Humidistat

I read that if you set the T-stat to 70 and the H-stat to what you *perceive* to be a comfort level, the AC only runs to achieve the relative humidity set on the H-stat. It went on to say that it helps to keep the unit from cycling as often as it normally would, thereby saving electricity and still be comfortable. The THI here for a week has been 110 - 115, and it just got me to wondering. As inexpensive as the H-stats are I thought it would be worth a try - or at least the time it takes to do all this typing. :-) Opinions appreciated! TIA - - - - - - - - - - - - - - - - - - - Easy's gettin' harder everyday
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1D10T wrote:

either the Temperature or the Humidity set points are Not met, the AC contactor will stay energized & the AC unit will stay running. Especially if the system is somewhat oversized, it is a good way to go. - udarrell
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Wiring the humidistat and thermostat in parallel should theoretically work, but.............
most humdistats are designed to *********close********* their contacts when the humidity falls below a specific set-point (so as to energize a humidifier) and therefore, will *******do the opposite******* of what the original poster intended******* if wired in parallel as recommended.
What is actually needed is a humidistat which closes it contacts when the humidity level *****rises***** above a specific set-point,. thereby energizing the air conditioning when there is too much humidity.
Using a conventional humidistat as the prior reply indicates will ***NOT WORK*** as claimed, and, in fact, will turn on the a/c and keep it on as the air gets drier.......
Smarty

http://www.udarrell.com/principled_adjudication_disputes_administration_justice.html
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And if the system only ran to reach the desired humidity level, why would you need the thermostat at all? One would think that in a period when you have a temp humidity index of 110-115, which sounds like a jungle, that any reasonable AC system would have dropped the humidity to a comfortable level before reaching 70 deg., which sounds mighty coool. If you want to save money and time, just raise the thermostat to 75 or higher, which should still feel like a freezer if you really have a 110-115 THI outside.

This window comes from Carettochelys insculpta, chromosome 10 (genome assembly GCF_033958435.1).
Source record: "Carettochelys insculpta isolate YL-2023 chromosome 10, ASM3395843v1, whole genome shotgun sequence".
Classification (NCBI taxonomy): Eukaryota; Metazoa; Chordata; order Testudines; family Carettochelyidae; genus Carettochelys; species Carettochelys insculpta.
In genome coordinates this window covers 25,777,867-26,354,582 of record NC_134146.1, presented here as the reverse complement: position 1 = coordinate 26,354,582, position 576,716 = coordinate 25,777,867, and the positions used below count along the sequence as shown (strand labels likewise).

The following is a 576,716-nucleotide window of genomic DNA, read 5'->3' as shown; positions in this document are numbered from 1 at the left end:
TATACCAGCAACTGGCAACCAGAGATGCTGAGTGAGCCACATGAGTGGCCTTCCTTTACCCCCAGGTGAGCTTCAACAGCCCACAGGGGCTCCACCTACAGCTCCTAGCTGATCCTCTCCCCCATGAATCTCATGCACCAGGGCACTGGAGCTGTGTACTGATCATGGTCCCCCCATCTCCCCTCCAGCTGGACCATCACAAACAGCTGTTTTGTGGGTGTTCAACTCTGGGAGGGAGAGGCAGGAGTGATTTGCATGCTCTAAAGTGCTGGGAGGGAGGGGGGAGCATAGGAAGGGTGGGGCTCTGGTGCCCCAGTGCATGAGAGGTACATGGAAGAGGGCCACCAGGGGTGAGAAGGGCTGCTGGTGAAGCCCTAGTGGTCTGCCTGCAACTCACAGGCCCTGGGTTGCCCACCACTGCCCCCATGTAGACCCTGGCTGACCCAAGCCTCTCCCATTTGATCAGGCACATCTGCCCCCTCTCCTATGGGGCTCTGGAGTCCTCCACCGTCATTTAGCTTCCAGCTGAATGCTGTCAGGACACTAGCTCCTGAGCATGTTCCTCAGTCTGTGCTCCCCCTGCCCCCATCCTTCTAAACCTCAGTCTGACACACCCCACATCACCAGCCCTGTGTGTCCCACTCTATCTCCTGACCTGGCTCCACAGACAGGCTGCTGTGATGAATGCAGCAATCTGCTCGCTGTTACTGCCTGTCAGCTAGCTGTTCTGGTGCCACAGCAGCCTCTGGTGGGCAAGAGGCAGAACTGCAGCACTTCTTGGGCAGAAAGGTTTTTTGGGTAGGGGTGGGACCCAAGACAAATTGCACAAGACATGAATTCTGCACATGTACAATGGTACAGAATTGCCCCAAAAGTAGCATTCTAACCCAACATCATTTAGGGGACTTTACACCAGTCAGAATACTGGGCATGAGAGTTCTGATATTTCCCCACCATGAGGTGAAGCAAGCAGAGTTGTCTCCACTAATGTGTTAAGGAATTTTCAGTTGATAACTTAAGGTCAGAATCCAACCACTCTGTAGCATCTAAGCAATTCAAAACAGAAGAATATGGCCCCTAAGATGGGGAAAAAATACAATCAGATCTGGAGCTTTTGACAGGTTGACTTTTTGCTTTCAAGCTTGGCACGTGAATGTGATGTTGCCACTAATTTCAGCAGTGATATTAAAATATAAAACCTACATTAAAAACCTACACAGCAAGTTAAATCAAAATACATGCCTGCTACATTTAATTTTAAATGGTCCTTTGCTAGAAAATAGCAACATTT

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Smarty wrote:

Mode Humidifier Humidistat.")

wired parallel, the circuit would stay closed until the Setpoints of both sensible temp & % RH were met. In the Heating mode the Humidistat contacts would work the opposite way & close to bring the humidifier on when the RH got too low. Because Heat & Cool are separate circuits', each separate circuit can be "wired in parallel to do different or opposite things. The Humidity controller in each separate circuit is engineered to perform differently, in the Heating Mode the Humidistat contacts are open until the low %RH setpoint is reached & then the contacts close bringing on the humidifier. The "Cooling Mode Dehumidification controller & circuitry" works the opposite.
If they are wired in series, as soon as one of the two setpoints' is reached the control circuit to the contactor in the cooling AC mode would open shutting it off before the other setpoint was reached. The entire purpose is to keep the AC running until both comfort level setpoints are reached. The setpoints of the individual RM TH & the dehumidistat can be set at a point where the individual wants each one for their desired comfort in either the Cooling or Heating Modes.
There should also be a differential settings on both setpoints so the controller can eliminate short cycling, especially of the AC in the Cooling Mode. http://www.udarrell.com/air-conditioning-contractors-seer-eer-sensible-latent-heat.html
- udarrell

separate Heating & Cooling Modes will be wired. (See Above.) - udarrell

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udarrell,
This original poster's question was very simple and asked how a humidistat could possibly be used to save air conditioning cost / lower electric consumption by cycling the a/c based on humidity as well as temperature. The incorrect reply someone offered was that a parallel connection of humidistat and thermostat was all that was needed, and the lower of the two setpoints would then properly control the air conditioner.
I raised the concern in my post that merely connecting the two controls in parallel would not work. This is very simply because a standard humidistat closes its' contacts when the humidity drops, and thus, in a parallel arrangement someone else suggested, switches in the exact opposite sense from the desired opening of its' contacts. As the humidity dropped, the humidistat would continuously call for more cooling, and the a/c/ would run on wasting huge electricity and over cooling in the process.